Schumacher says, “Sometimes patients worry that seeing a psychologist for their pain means that their doctors or the psychologist doesn’t believe the pain is real, or that they’re making it up. [But] the pain is absolutely real.” And our nervous system and the process of pain perception is very complex. The way we think about pain and the behaviors we use to cope with pain can have a strong impact on the overall experience and impact of pain in our lives.

Schumacher says CBT can be a highly effective component of treatment for chronic pain. The therapy is often used alongside other interventions ranging from medications to physical therapy to surgery, depending on the patient’s health condition and type of chronic pain. “In some instances, CBT can work better for chronic pain than medications like opioids,” she says. While there are certainly many people who also benefit from opioids or other pain medications, Schumacher says it’s common for people who use pain medications to develop a tolerance over time that reduces the effectiveness of pain pills. For some this opioid use can be linked to worse pain over time.

How committed to CBT must a patient be for the therapy to be effective?

Schumacher’s reply: “CBT is a very active treatment. It’s not like a doctor prescribes a pill, and you take it” and that’s it. “CBT should be a very collaborative process. You set goals during your therapy sessions, then you need to put CBT into practice in your day-to-day life.”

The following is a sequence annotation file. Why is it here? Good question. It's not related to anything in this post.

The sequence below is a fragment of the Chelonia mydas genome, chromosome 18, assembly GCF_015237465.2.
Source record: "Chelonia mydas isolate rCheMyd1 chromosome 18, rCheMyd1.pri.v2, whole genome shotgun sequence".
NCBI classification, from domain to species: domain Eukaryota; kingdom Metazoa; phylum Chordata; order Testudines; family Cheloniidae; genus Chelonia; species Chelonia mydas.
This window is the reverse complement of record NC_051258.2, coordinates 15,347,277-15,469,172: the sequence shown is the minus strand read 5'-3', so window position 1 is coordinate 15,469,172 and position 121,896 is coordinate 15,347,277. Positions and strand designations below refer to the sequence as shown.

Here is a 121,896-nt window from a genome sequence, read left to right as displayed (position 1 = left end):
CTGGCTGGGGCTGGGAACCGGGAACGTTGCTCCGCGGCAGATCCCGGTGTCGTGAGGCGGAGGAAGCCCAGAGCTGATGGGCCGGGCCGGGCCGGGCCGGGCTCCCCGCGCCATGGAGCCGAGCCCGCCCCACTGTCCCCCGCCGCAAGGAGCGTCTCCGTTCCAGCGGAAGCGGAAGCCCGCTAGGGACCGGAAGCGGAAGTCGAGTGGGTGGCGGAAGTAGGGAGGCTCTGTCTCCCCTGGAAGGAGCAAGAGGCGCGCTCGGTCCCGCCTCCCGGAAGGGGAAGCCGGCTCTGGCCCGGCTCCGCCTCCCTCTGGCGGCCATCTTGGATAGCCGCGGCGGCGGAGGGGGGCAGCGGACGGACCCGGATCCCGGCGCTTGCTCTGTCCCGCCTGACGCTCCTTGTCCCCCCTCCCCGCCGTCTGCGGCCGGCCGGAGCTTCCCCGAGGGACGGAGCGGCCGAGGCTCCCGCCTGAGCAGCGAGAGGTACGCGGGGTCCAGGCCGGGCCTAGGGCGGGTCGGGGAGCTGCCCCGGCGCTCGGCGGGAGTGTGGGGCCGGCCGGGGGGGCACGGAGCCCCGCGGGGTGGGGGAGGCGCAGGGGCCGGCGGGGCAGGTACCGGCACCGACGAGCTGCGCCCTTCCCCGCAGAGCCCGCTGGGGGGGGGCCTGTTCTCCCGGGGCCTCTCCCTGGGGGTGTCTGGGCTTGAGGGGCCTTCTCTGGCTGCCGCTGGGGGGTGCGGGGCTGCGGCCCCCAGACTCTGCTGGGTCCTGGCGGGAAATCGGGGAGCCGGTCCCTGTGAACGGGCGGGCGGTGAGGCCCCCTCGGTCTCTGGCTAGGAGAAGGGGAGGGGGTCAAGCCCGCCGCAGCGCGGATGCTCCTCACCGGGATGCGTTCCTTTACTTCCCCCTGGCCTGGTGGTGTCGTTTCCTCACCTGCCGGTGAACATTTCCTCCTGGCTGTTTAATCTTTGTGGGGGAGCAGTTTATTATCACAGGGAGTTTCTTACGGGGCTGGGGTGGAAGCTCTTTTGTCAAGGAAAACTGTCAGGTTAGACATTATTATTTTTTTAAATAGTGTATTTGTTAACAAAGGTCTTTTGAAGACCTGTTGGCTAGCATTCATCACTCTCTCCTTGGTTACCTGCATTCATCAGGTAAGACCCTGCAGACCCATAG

She adds that you can, with some guidance, learn CBT techniques on your own, but it’s easier to learn how to use CBT when you’re working with a pro. “CBT is best delivered through a trained, licensed mental health professional. An expert can help you see things in a new light and ask the right questions. They are like a mirror to you so that you can get fresh perspective,” Schumacher says. They also can determine whether CBT or another type of talk therapy will be most helpful.

It is vital, she adds, to work with a behavioral health expert whom you can trust. “Having a good match is a critical ingredient for therapy to be effective. If you don’t gel with someone, it’s totally OK to move on.” However, she also notes that it can be difficult to find psychologists or therapists who are accepting new patients now. (UCHealth patients can access behavioral health experts through many primary care clinics.) There is also a listing of CBT professionals practicing in Colorado at https://www.psychologytoday.com/us/therapists/colorado?category=cognitive-behavioral-cbt.  

If you’re waiting to get in with an expert, or you want to sample some skills that you can learn through CBT, Schumacher recommends starting with relaxation techniques or reading more about CBT. There are many different CBT-focused books and resources that are tailored to specific concerns people may have. She recommends “The Little CBT Workbook” for those interested in a general approach to CBT. For people experiencing chronic pain, she says she likes the book, “Managing Pain Before it Manages You.”